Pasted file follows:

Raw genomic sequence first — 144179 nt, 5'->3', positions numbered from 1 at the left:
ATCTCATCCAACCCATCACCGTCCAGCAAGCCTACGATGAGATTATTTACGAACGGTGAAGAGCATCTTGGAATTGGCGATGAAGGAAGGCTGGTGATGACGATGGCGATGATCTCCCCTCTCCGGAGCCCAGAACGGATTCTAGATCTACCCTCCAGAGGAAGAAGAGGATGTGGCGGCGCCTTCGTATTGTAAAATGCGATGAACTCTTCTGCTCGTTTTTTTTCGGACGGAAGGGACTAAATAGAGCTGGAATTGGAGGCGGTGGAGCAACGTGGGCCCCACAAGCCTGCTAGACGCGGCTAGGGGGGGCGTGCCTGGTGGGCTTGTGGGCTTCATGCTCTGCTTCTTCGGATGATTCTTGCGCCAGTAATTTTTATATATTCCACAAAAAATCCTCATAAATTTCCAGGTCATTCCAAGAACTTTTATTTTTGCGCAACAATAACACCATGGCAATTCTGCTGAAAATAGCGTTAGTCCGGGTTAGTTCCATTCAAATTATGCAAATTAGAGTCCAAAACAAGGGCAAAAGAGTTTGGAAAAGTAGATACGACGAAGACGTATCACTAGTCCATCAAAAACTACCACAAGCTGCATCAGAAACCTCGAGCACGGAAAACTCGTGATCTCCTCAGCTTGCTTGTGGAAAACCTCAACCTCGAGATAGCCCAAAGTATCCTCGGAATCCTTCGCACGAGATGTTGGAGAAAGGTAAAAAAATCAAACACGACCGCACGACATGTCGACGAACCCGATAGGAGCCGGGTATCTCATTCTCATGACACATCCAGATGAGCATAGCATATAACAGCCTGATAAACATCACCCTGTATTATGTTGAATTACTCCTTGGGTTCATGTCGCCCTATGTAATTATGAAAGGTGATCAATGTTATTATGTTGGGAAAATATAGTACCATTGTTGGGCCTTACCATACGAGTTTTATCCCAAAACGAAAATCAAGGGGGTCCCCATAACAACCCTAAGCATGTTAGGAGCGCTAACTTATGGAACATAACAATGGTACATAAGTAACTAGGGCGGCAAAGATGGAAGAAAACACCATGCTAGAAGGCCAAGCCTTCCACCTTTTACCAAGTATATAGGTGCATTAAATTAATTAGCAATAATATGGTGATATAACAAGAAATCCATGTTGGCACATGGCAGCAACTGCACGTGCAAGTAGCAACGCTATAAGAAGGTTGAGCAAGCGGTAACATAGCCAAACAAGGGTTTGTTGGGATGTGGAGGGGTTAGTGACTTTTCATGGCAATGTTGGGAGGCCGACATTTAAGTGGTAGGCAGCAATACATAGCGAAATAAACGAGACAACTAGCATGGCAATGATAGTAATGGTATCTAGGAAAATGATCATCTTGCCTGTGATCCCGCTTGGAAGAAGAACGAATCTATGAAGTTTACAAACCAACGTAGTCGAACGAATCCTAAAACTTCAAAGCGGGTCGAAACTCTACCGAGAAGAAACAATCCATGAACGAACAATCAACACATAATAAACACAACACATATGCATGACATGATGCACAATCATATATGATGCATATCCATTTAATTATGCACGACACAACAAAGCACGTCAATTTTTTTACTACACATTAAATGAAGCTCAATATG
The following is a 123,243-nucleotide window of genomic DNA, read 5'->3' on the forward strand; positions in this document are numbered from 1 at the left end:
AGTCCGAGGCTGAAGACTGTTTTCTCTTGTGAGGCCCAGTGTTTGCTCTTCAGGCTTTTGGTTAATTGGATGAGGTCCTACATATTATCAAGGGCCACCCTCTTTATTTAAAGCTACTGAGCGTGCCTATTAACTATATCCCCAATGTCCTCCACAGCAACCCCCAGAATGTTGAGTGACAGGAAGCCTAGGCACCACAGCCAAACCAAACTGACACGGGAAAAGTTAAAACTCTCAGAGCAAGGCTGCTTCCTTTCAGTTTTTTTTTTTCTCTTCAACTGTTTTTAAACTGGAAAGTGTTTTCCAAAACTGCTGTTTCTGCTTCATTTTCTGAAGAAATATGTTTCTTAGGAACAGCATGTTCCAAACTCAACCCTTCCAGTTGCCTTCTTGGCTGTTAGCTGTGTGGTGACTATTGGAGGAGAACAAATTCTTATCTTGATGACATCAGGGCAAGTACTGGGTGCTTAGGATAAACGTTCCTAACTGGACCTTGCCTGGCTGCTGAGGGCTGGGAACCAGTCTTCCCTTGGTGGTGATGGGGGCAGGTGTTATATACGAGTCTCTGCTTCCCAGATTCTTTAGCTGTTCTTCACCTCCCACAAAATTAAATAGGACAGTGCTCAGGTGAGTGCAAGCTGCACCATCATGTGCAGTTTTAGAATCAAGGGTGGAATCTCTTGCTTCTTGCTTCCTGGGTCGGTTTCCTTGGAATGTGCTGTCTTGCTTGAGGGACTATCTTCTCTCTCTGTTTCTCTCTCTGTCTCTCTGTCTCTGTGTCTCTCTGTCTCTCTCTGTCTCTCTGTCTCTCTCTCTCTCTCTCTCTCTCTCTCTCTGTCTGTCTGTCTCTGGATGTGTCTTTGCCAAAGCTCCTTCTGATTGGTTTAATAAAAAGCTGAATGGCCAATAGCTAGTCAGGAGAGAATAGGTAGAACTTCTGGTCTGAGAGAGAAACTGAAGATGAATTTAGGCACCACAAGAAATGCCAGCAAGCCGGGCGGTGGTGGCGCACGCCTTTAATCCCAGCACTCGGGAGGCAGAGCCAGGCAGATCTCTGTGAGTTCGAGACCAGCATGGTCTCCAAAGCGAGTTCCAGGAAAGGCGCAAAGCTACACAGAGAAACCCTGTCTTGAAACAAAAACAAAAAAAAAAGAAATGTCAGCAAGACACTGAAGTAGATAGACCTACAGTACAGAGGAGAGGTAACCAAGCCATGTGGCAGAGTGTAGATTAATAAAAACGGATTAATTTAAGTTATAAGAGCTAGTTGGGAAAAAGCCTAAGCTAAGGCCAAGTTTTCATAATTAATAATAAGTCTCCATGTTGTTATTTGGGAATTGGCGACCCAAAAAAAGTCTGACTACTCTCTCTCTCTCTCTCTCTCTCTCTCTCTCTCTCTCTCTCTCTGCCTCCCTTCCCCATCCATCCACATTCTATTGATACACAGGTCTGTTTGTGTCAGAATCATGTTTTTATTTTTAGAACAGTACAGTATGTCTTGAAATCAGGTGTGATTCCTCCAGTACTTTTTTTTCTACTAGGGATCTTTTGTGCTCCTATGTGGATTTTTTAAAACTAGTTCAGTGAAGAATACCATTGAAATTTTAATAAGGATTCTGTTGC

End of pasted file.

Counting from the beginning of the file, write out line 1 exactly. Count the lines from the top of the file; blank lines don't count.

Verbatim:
Raw genomic sequence first — 144179 nt, 5'->3', positions numbered from 1 at the left: